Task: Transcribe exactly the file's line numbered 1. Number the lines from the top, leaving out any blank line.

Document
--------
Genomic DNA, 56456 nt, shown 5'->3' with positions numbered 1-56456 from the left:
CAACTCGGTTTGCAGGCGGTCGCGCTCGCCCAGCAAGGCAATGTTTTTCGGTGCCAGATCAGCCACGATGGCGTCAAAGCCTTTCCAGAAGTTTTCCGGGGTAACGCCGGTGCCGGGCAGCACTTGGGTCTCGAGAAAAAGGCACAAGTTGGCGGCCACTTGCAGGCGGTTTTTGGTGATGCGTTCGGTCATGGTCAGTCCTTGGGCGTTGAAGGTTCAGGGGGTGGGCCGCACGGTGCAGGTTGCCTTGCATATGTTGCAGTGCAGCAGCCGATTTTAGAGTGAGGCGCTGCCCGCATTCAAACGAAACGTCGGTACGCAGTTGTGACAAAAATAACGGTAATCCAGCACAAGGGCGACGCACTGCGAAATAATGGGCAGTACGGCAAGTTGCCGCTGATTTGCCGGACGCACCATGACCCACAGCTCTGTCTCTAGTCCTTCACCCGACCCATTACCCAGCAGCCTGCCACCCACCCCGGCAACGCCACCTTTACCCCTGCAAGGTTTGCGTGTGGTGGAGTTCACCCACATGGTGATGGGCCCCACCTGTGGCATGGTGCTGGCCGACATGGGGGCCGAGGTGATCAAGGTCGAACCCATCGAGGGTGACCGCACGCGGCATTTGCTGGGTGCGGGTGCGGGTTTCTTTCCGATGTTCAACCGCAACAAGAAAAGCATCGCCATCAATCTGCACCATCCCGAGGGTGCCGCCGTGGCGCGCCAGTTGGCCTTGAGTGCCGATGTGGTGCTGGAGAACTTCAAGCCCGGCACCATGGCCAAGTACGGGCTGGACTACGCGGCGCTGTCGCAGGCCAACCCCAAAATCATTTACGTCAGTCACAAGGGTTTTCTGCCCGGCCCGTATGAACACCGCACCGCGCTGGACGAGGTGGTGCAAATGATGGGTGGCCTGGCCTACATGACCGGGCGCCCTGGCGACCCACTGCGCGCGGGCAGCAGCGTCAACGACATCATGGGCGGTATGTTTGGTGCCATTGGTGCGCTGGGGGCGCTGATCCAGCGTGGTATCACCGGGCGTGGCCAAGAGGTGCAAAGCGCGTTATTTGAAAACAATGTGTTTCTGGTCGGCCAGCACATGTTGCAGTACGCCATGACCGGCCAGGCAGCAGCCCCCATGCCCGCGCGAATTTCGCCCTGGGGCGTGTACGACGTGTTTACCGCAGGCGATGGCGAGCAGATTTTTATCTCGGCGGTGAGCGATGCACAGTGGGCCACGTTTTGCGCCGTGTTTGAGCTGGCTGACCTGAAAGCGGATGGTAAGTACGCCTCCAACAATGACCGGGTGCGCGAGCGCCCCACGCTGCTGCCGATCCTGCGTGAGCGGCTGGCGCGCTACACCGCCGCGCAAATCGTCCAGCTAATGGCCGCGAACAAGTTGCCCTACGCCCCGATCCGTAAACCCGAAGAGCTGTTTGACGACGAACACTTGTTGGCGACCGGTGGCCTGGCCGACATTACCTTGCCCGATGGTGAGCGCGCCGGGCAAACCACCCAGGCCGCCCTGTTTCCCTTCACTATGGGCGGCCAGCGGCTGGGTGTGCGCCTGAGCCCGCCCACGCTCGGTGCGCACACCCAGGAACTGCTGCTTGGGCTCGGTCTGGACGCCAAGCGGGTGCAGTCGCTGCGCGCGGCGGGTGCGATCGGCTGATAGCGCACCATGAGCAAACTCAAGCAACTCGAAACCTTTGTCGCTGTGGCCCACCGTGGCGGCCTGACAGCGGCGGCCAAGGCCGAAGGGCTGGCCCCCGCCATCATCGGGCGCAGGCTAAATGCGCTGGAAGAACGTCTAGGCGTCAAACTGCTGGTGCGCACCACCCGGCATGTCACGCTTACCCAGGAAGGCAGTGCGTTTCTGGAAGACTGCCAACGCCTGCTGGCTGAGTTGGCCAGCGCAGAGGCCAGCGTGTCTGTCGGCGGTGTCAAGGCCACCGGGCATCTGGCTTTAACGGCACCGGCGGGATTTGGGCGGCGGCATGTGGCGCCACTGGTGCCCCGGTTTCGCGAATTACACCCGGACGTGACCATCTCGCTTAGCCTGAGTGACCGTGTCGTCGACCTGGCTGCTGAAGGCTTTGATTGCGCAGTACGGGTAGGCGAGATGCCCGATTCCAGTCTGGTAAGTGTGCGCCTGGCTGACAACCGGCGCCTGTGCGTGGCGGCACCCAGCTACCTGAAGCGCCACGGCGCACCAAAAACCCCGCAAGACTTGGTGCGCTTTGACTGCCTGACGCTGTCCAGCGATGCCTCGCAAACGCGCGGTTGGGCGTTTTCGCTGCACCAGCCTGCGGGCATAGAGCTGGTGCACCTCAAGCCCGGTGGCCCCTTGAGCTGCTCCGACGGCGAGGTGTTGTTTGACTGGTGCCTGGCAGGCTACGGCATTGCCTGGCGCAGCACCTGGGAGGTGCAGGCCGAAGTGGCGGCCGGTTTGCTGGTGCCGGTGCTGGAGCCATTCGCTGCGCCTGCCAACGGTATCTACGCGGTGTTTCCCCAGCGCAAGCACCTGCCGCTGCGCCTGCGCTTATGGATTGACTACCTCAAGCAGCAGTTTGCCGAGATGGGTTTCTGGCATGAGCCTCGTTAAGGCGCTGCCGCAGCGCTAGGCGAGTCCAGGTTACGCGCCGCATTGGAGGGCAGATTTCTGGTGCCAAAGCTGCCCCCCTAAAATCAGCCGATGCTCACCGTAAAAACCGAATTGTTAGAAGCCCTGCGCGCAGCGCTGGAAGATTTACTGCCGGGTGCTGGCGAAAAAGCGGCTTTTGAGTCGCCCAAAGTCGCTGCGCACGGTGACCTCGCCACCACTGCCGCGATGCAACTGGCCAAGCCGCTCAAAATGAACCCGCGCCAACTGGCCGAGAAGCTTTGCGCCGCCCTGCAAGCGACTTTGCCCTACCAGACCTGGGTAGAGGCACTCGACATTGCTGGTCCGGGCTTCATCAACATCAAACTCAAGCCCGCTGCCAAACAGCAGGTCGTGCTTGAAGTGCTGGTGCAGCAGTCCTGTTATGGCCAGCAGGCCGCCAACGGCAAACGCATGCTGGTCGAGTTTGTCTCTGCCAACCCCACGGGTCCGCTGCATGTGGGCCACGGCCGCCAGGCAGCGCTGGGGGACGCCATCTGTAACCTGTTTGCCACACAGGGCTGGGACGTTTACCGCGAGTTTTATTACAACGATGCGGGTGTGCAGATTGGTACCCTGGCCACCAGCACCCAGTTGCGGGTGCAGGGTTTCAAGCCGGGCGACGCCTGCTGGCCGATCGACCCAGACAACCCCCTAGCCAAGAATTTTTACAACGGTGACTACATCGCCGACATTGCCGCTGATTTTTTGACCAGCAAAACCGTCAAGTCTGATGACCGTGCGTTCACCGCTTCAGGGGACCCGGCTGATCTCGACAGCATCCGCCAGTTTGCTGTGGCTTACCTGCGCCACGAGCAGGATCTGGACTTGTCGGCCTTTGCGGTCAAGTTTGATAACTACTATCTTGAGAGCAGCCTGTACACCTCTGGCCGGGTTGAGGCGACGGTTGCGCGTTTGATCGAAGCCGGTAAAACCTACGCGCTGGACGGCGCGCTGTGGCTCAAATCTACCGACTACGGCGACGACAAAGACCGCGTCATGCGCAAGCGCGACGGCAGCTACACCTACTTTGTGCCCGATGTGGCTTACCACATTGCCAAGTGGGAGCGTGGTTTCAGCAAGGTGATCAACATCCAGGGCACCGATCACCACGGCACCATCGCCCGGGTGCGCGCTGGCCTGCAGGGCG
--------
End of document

Genomic DNA, 56456 nt, shown 5'->3' with positions numbered 1-56456 from the left: